I'm a beginner in electronics, and I have a rather stupid question. On the circuit below, why is there a need for the second resistor (2 ohm) in parallel to the 2nd lamp?

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    \$\begingroup\$ Work out what the power dissipated by the 12W/6V lamp would be if the resistor were not present. \$\endgroup\$ – brhans Feb 15 '19 at 2:40
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    \$\begingroup\$ P = VV/R. Find R. \$\endgroup\$ – Jason Han Feb 15 '19 at 2:56
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    \$\begingroup\$ It appears the circuit given is just a hypothetical for you to practice your algebra on, but consider the voltage ratings of the bulbs and the power supply. Would they be suitable to operate in the circuit if the resistors were not present? \$\endgroup\$ – K H Feb 15 '19 at 4:22

I'll try to explain:

The 12W lamp needs a certain current, as well as the 60W lamp. If you calculate the currents the lamps need, you should find a difference. So where to put the excess power? Now the 2 Ohm resistor comes into play, it diverts the excess current and that is its task in this circuit.

Understanding this requires Kirchoff's and Ohm's laws:

Kirchhoff's circuit laws :

  1. Kirchhoff's current law : The sum of all currents in a node is equal to zero. This means that all currents flowing into a node flow out again. So in your circuit the current coming from the 60W lamp has to be divided between the 2 Ohm resistor and the 12W lamp.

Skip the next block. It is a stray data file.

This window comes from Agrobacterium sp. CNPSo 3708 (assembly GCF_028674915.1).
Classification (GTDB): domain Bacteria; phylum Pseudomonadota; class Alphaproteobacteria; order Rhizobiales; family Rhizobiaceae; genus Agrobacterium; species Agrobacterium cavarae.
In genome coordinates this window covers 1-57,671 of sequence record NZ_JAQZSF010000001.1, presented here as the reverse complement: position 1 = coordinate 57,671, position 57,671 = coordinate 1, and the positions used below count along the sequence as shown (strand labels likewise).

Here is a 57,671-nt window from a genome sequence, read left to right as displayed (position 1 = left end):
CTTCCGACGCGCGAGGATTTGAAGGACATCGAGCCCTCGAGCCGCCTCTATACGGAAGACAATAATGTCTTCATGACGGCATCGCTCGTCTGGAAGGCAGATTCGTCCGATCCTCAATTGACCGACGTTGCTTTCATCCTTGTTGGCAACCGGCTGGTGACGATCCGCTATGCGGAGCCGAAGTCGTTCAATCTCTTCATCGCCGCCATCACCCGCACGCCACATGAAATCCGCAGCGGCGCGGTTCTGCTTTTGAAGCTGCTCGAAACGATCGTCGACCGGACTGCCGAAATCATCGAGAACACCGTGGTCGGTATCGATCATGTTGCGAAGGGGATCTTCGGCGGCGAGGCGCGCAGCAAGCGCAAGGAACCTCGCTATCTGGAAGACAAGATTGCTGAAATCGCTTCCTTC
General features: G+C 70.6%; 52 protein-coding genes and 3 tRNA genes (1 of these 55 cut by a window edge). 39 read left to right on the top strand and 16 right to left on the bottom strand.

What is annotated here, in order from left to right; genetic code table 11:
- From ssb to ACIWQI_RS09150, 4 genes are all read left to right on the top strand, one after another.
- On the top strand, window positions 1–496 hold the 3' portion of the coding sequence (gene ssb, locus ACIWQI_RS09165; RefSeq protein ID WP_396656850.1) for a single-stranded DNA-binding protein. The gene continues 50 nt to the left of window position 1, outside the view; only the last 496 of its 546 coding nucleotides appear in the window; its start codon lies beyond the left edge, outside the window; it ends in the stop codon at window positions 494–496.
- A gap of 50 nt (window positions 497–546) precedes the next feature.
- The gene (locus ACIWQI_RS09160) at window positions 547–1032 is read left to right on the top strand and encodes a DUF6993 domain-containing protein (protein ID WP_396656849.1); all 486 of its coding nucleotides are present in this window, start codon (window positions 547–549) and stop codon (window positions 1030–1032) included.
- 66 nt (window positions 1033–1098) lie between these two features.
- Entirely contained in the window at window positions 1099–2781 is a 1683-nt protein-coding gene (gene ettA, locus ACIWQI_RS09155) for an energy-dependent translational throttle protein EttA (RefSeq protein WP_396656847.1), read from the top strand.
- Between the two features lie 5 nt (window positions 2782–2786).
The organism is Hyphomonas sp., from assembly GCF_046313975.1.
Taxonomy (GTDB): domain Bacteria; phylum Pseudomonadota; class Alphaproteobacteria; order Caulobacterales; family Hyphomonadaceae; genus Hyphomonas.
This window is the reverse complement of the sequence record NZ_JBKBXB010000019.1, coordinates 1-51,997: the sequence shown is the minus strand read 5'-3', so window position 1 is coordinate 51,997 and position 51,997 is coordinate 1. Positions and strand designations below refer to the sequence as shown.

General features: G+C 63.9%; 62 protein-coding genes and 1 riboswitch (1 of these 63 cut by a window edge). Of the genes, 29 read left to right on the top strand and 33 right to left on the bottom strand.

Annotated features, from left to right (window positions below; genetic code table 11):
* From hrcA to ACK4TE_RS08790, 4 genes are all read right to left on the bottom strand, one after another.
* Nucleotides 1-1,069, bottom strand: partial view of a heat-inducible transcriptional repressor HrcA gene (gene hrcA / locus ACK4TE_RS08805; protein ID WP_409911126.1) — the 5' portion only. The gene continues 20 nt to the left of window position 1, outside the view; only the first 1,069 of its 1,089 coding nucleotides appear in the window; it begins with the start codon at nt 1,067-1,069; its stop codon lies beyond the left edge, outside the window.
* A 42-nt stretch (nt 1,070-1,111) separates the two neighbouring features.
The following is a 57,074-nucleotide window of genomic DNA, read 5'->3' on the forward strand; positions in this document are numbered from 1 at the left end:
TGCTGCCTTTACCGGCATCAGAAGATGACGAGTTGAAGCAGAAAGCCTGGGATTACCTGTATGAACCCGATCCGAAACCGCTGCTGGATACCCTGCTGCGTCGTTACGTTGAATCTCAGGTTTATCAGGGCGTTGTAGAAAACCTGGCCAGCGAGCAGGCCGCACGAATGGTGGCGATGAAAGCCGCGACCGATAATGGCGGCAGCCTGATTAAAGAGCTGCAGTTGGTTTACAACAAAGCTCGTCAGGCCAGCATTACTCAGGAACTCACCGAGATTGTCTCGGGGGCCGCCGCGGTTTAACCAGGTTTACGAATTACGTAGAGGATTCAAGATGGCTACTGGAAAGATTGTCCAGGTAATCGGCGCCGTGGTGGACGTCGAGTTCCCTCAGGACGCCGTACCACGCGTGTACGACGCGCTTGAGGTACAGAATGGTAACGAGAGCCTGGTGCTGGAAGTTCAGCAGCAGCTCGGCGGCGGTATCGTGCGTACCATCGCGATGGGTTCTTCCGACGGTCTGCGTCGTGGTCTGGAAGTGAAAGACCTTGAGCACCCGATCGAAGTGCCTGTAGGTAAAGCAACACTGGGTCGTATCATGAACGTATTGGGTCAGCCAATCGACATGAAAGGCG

2. Kirchhoff's voltage law: The sum of all voltages in a mesh is equal to zero. Applied to your circuit it means, that the 24 V supply voltage must be distributed to all components. e.g. the 12V at the 60W lamp + the 6V at the 12W lamp + the voltage at the 1.2 Ohm resistor must be equal to the 24 V

Furthermore you have to know that in a parallel circuit all voltages are the same. Applied to your circuit this means that the 2 Ohm resistor and the 12W lamp have the same voltage.

Furthermore, in a series circuit the current is the constant through all the elements, in your circuit the 1.2 Ohm resistor and the 60W lamp are passed through by the same current.

In addition you need to know that the voltage is directly proportional to resistance, which means that the largest resistor will drop the largest voltage.

Power is equal to current times voltage W = V*I

Ohm's law: I = V/R

I think that should be enough to solve the problem.

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